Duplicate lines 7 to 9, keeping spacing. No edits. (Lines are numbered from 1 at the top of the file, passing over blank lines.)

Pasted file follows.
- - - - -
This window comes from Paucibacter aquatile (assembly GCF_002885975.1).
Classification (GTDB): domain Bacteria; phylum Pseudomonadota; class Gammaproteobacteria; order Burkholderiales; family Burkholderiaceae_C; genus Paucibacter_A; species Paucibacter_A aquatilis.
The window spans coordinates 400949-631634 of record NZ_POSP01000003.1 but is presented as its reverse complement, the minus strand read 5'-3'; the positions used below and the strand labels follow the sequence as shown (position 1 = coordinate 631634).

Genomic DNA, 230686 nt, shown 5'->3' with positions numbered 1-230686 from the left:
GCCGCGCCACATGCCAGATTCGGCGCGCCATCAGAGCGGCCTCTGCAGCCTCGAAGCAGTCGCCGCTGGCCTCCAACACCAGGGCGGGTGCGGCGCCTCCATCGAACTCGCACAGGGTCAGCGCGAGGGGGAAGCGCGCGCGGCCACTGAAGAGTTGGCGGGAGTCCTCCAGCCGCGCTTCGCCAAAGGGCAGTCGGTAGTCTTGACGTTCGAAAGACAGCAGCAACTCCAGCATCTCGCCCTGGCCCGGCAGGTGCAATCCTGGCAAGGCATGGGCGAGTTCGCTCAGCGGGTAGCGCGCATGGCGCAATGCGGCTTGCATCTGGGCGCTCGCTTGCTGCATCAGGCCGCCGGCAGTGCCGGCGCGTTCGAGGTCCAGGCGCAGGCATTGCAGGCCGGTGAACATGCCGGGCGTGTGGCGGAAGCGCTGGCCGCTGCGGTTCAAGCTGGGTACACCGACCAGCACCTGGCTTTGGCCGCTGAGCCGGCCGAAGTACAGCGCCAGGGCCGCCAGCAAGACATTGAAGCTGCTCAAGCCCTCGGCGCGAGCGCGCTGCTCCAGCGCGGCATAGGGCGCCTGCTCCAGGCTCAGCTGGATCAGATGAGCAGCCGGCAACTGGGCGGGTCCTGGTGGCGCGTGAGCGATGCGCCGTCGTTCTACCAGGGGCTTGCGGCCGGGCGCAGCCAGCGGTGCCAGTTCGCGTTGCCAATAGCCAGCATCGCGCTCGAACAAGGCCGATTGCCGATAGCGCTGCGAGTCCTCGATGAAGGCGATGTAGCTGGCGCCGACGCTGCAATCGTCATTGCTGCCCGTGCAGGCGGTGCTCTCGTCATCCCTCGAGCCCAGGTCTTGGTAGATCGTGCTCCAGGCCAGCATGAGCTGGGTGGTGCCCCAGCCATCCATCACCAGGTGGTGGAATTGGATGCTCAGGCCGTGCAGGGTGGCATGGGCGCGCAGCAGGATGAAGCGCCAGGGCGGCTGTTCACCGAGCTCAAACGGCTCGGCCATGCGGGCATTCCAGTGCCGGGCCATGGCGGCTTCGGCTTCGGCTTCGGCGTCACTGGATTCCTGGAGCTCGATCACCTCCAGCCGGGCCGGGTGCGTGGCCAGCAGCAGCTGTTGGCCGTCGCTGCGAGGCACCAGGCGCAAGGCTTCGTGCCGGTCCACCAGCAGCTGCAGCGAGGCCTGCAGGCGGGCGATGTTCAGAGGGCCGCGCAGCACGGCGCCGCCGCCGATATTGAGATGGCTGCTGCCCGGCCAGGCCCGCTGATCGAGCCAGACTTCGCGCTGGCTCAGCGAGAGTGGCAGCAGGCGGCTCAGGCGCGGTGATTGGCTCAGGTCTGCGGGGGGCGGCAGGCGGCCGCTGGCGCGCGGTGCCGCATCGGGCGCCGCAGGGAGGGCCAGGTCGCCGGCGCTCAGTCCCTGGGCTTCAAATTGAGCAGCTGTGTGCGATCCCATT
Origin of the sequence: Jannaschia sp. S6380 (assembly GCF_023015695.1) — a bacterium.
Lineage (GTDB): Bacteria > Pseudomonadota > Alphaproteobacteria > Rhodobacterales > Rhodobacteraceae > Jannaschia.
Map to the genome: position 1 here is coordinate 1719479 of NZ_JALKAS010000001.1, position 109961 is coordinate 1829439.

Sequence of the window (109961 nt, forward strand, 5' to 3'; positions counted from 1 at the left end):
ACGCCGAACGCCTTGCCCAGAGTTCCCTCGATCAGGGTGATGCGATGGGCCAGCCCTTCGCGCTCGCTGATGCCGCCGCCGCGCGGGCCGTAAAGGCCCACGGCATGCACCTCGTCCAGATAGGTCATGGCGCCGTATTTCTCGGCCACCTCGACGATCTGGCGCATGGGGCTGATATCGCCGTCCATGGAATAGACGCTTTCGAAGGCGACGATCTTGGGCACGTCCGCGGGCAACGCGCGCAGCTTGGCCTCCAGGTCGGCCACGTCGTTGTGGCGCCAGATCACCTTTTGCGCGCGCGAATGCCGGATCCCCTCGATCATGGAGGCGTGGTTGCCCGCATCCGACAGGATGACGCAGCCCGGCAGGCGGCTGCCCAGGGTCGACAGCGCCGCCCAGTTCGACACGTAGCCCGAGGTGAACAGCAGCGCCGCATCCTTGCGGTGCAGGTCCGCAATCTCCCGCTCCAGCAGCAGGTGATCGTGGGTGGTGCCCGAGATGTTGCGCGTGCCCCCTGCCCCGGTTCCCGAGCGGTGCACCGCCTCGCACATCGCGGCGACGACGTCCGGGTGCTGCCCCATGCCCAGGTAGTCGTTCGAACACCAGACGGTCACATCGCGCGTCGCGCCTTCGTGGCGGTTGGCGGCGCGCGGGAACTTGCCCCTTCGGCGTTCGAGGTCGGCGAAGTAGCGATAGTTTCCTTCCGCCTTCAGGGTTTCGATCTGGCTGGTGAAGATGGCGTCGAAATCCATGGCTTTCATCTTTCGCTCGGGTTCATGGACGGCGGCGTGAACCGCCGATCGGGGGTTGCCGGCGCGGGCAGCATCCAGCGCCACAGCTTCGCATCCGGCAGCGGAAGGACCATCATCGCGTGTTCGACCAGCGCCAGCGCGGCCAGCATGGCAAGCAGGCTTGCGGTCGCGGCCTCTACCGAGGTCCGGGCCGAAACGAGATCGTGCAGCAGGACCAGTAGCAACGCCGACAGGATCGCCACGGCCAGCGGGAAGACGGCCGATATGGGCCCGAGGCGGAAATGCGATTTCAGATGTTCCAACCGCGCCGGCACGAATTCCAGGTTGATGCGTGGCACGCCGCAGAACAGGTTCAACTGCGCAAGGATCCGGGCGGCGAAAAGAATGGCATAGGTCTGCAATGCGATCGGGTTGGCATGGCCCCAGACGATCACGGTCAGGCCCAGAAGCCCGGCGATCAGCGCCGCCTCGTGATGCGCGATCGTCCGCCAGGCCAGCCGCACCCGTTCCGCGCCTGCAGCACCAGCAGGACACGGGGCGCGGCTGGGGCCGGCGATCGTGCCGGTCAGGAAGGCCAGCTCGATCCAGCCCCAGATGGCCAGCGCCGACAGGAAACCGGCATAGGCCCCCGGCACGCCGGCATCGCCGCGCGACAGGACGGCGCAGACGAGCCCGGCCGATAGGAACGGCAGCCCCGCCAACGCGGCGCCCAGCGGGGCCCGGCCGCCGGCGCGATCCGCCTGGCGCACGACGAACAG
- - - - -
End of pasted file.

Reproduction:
Lineage (GTDB): Bacteria > Pseudomonadota > Alphaproteobacteria > Rhodobacterales > Rhodobacteraceae > Jannaschia.
Map to the genome: position 1 here is coordinate 1719479 of NZ_JALKAS010000001.1, position 109961 is coordinate 1829439.

Sequence of the window (109961 nt, forward strand, 5' to 3'; positions counted from 1 at the left end):